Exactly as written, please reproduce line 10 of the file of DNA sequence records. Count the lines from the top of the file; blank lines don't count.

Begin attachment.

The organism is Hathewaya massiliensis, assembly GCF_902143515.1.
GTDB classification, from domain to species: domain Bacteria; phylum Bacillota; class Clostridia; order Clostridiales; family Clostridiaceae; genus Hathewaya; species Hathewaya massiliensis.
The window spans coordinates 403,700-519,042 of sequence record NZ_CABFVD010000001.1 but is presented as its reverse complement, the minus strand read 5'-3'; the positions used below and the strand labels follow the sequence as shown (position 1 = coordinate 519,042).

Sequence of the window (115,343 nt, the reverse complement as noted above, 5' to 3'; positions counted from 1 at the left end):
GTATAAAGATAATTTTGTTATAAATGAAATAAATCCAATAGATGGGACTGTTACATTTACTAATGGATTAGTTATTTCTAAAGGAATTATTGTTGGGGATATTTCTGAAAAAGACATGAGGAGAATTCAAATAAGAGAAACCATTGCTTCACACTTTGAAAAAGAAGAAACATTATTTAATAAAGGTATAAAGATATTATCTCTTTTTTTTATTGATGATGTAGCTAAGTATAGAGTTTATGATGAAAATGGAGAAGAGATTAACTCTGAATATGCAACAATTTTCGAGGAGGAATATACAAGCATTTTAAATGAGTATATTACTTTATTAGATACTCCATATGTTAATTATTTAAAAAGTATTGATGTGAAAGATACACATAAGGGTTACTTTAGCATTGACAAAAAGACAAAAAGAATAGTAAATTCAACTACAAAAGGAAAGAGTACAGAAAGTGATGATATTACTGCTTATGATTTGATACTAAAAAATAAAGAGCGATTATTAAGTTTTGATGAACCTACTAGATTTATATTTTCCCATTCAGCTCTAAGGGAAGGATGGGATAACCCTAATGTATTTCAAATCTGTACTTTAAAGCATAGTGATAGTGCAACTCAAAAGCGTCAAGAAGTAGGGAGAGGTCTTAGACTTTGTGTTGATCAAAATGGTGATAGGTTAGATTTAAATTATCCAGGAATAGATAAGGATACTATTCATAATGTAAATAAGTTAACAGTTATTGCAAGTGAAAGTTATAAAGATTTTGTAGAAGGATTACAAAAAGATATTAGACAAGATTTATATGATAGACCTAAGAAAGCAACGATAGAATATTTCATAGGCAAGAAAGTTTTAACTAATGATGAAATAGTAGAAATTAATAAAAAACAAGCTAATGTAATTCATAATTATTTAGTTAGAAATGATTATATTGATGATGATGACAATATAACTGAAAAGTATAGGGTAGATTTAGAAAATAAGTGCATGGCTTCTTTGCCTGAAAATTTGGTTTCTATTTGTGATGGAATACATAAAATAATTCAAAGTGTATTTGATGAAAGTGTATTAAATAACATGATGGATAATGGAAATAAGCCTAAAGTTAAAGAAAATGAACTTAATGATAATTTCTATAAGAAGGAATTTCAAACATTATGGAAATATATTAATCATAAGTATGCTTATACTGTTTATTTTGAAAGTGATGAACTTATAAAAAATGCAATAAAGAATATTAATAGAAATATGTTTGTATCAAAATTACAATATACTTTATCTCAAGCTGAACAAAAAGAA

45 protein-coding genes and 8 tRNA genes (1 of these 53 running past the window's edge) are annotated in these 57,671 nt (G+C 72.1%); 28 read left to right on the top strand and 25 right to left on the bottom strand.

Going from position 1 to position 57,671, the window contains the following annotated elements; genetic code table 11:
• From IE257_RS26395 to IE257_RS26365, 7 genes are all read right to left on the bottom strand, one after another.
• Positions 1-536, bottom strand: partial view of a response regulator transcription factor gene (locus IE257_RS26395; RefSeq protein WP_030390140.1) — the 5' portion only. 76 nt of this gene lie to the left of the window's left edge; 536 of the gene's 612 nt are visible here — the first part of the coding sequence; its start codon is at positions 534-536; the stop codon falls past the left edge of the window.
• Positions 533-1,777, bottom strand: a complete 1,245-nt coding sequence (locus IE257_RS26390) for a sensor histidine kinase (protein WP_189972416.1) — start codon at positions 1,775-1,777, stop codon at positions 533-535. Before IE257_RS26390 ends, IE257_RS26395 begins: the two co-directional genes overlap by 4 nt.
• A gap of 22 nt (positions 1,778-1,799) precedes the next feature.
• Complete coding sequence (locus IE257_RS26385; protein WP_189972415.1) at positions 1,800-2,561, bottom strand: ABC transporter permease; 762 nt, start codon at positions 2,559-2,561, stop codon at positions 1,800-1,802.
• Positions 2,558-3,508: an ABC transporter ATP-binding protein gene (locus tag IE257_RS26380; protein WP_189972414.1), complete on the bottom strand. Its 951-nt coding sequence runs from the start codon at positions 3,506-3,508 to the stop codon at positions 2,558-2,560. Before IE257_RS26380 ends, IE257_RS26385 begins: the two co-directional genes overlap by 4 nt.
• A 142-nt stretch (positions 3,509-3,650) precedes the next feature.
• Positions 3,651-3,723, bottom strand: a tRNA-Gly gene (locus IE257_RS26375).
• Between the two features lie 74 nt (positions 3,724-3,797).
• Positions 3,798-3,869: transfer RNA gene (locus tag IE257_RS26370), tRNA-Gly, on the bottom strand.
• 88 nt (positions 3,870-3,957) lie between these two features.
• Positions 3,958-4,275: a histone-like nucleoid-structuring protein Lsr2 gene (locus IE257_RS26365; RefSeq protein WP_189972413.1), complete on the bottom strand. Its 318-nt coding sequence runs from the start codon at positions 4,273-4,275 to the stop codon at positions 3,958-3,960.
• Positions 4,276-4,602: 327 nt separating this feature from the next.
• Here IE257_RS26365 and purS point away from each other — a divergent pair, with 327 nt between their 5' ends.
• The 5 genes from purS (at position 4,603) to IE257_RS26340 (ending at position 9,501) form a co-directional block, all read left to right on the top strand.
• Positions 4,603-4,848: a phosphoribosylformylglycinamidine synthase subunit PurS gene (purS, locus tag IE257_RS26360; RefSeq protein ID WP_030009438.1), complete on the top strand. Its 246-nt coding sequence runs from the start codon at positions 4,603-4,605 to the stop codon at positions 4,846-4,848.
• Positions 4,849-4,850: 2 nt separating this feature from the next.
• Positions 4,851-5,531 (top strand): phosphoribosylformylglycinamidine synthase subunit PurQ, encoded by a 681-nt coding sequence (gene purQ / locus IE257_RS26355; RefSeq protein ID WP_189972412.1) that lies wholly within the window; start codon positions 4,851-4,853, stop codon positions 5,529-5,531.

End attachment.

• Positions 533-1,777, bottom strand: a complete 1,245-nt coding sequence (locus IE257_RS26390) for a sensor histidine kinase (protein WP_189972416.1) — start codon at positions 1,775-1,777, stop codon at positions 533-535. Before IE257_RS26390 ends, IE257_RS26395 begins: the two co-directional genes overlap by 4 nt.